RENOVATION AND NEW CONSTRUCTION
Originally designed as a public middle school in the 1970’s, it’s not surprising that Kol Shofar, before the renovation, needed to be radically reconfigured to meet the present and future needs of its congregants. The result is a series of spaces in which the ineffable presence of the divine is marked by the changing play of light throughout the day and the seasons, paralleling the sequential reading of the scriptures over the course of a year.[slideshow id=6]
The path to the synagogue begins with an ascent along a gracefully curved stairway, scattered with benches placed to provide rest, if need be, or to wait for friends. Its precise path was determined with an eye to retaining old oaks on the hillside, which frame the first glimpse of the synagogue entry. Once at the top, colored paving inscribed with local eucalyptus leaves forms the forecourt to the canopied entry. Mature olive trees, the ancient signifiers of hope and peace, dot the landscaped plaza. The canopy itself, flanked by engaged benches, provides a preview of the woodwork within, while illuminating the movement of the sun with pronounced shade patterns cast on adjacent walls and floor. The Canopy is defined by 12 cantilevered girders standing in for the 12 sons of Jacob who made up the tribes of Israel.
At the right-hand exterior wall of the entry is a mezuzah, custom-made to recall the curved shape of the sanctuary with its seven apertures. On the opposite wall is a push-panel that automatically opens the front door, allowing those in wheelchairs or without the strength to pull a door open, to enter in as dignified a manner as everyone else, even without assistance.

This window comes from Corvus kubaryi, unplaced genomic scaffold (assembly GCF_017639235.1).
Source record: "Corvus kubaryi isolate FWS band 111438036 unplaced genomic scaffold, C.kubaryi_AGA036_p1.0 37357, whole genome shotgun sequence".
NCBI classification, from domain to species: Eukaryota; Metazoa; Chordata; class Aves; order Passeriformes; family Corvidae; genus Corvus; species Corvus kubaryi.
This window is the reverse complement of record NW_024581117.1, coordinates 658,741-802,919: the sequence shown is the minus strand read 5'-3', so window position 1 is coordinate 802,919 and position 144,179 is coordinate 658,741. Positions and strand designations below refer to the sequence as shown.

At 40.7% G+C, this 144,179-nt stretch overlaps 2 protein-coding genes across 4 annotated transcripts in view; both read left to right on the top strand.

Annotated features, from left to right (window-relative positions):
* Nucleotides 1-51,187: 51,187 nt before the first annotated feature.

The Lobby itself is decorated with sunlight, evidence of Adonai’s presence, and not much else, beyond a simple set of drawers for holding kippot. One comes face to face for the first time with the slatted hemlock walls that everywhere on the site denote a sacred space. Simple lounge seating encourages the chatter of chance encounters and make of the foyer more than merely a place of transition. Yet from here, there are many paths. One is a ramp to the Beit Am along which are arrayed recognitions of the many families it takes to sustain a community such as Kol Shofar. Another is a stairway descending to the renovated classroom wing. A third leads to the realm of those who work to keep the synagogue well oiled and greased on a daily basis. Yet another provides an alternate route to three new classrooms and the pre-school wing. The final two paths start at a pair of glazed doors, adorned with Shofar-shaped handles, that lead into the inner sanctum of the sanctuary. Some sort of transformation takes place at these thresholds. The space on the other side is somehow quieter; one’s senses are heightened. There is only one way to go, yet the destination is out of view, hidden around a bend. Retrieving a tallis and siddur are the next steps in the unfurling procession from the profane of the parking lot to the sacred of the bima.